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+---
+layout: default
+title: Philosophy
+---
+
+# The web.py Philosophy
+
+The web.py slogan is: "Think about the ideal way to write a web app. Write the code to make it happen."
+
+This is literally how I developed web.py. I wrote a web application in Python just imagining how I wanted the API should be. It started with <code>import web</code>, of course, and then had a place to define URLs, simple functions for GET and POST, a thing to deal with input variables and so on. Once the code looked right to me, I did whatever it took to make it execute _without changing the application code_ -- the result was web.py.
+
+In response to someone complaining about web.py having "yet another template language", [I wrote a bit more about my philosophy](http://groups.google.com/group/webpy/msg/f266701d97e7ceb1):
+
+> You don't have to use it -- each part of web.py is completely separate
+> from the others. But you're right, it is "yet another template
+> language". And I'm not going to apologize for it.
+>
+> The goal of web.py is to build the ideal way to make web apps. If
+> reinventing old things with only small differences were necessary to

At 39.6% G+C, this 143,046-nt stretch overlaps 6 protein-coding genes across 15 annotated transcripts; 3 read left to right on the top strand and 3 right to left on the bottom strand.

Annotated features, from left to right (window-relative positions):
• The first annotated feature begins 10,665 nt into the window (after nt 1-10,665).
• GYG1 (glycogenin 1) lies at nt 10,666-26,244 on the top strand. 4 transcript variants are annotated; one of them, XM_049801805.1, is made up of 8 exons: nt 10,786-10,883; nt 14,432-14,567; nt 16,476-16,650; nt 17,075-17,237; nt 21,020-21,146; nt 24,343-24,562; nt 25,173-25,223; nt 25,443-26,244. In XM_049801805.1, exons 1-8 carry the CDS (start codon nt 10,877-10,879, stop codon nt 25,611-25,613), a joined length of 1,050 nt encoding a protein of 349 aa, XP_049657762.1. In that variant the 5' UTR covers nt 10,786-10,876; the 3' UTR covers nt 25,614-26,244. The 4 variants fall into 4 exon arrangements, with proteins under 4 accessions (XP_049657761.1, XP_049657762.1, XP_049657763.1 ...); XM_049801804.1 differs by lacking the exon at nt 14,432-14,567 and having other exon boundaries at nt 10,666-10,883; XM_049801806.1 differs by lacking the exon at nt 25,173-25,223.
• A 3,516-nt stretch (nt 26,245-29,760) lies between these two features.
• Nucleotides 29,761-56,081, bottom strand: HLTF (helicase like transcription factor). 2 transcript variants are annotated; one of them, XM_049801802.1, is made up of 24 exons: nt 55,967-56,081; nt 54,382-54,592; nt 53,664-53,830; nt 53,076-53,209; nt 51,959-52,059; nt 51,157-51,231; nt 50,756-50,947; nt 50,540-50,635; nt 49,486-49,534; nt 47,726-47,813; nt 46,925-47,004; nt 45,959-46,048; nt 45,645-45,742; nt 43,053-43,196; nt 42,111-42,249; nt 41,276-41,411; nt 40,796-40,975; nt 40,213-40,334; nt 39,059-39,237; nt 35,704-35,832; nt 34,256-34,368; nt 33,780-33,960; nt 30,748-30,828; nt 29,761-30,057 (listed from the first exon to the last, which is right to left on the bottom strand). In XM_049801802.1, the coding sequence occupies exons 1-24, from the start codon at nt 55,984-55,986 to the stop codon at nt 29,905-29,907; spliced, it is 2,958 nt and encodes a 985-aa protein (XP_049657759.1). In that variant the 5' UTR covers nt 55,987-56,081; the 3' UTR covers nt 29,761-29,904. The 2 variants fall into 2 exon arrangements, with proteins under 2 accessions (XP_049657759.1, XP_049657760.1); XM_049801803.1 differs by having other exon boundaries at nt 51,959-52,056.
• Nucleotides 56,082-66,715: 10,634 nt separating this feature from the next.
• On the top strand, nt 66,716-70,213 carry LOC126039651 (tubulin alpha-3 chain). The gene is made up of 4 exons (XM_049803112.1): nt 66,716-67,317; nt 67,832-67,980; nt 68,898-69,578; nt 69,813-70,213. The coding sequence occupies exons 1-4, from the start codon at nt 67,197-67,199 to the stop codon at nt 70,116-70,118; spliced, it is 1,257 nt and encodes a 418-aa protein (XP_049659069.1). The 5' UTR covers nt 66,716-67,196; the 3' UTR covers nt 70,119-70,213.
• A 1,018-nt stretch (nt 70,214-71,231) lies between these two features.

+> achieve this goal, I would defend reinventing them. The difference
+> between the ideal way and the almost-ideal way is, as Mark Twain
+> suggested, the difference between the lighting and the lightning bug.
+>
+> But these aren't just small differences. Instead of exposing Python
+> objects, web.py allows you to build HTTP responses. Instead of trying
+> to make the database look like an object, web.py makes the database
+> easier to use. And instead of coming up with yet another way to write
+> HTML, the web.py template system tries to bring Python into HTML. Not
+> many other people are really trying to do that.
+>
+> You can disagree that these ways are better and say why. But simply
+> criticizing them for being different is a waste of time. Yes, they are
+> different. That's the whole point.

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